The Basics of Outdoor Kitchen Design

The Basics of Outdoor Kitchen Design
Jan 20, 2020

Unless you happen to work in construction, chances are you don’t have the first idea about where to start with your planned outdoor kitchen design.  This is where a team of experts can come in handy.  If you’re ready to improve the function and value of your Sioux Center, Iowa property by installing an outdoor kitchen, here are just a few basics you should know going in so you can have informative conversations with your design partner.

Consider Your Indoor Kitchen

If you want to create a functional and efficient outdoor kitchen space, the best place to start is by understanding what makes your indoor kitchen work.  The main thing to note is the layout of your indoor kitchen, which likely follows the kitchen triangle rule, whereby the sink, fridge, and stovetop are arranged in a triangular formation to ensure that you can easily move between work stations to grab food for prep, cook, and move dirty pots and pans to the sink.

Create Connected Kitchen Spaces

You can certainly place your outdoor kitchen anywhere you like in your yard, but there’s one very important reason to connect it to your indoor kitchen: convenience.  No matter how great your outdoor kitchen is, you’re going to transport a lot of items back and forth between kitchens, including food, beverages, cookware, utensils, and of course, dirty dishes.  If you place your outdoor kitchen adjacent to the indoor one and connect them with a doorway, this will all be made a lot easier.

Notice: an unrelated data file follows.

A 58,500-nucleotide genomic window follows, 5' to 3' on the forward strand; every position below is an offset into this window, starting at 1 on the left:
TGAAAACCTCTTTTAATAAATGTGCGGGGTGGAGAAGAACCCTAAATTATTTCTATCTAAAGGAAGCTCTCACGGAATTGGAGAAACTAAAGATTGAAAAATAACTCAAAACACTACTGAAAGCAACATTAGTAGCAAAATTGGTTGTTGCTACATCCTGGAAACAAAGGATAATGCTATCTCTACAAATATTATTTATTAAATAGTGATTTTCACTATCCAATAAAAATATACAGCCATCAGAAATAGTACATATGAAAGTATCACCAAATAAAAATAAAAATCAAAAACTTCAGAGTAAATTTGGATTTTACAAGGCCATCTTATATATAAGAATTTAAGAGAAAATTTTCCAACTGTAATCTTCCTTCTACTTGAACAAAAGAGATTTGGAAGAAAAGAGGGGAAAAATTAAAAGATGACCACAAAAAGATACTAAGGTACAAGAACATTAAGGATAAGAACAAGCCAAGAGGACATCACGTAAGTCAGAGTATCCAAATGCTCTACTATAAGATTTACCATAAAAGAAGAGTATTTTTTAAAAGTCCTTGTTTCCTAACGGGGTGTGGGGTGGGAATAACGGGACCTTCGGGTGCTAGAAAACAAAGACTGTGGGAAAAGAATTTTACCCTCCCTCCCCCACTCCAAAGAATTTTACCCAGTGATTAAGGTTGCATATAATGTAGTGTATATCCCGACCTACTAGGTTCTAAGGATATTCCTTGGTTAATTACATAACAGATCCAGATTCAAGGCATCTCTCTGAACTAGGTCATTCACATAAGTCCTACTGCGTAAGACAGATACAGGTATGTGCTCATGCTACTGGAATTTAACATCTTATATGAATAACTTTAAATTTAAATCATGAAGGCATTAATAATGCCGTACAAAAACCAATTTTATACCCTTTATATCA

Pinpoint Essentials

What are the essentials that make up an outdoor kitchen?  You’ll probably want to start with a killer grill and add other practical appliances like a small fridge and perhaps a warming drawer.  A sink and counter space are vital, as well, for food prep.

This is all pretty self-explanatory, but don’t forget other needed items like lighting, for example.  Your backyard barbeques won’t extend into evening hours without adequate lighting to cook by.  You might also want to think about adding a pavilion to provide shade for grilling in the heart of summer and protection from rain or other elements year-round.  If you enjoy slow roasting or simply roasting marshmallows, a fireplace could be another great addition to this space.

Function, Then Form

You first need to think about how to create a functional outdoor kitchen space, including placement, layout, and the elements to include so you can efficiently create meals in this space.  From there, it’s important to think about how the design works with your existing structure, yard space, and landscape design.  You want any new editions to your property to look like they were there all along, so make sure your overall design complements your house and your yard.

Go Low Maintenance

Your outdoor kitchen is going to suffer a lot more wear and tear from the elements than your indoor kitchen does, which is why you’ll want to choose materials that are both robust and low maintenance.  If you can’t blast surfaces with a power washer come spring, you should probably choose different materials for your Rock Valley, Iowa outdoor kitchen.

Ready to get your outdoor kitchen project underway?  Contact the trusted experts at Outdoor Elements today at 712-476-5299 or online to get started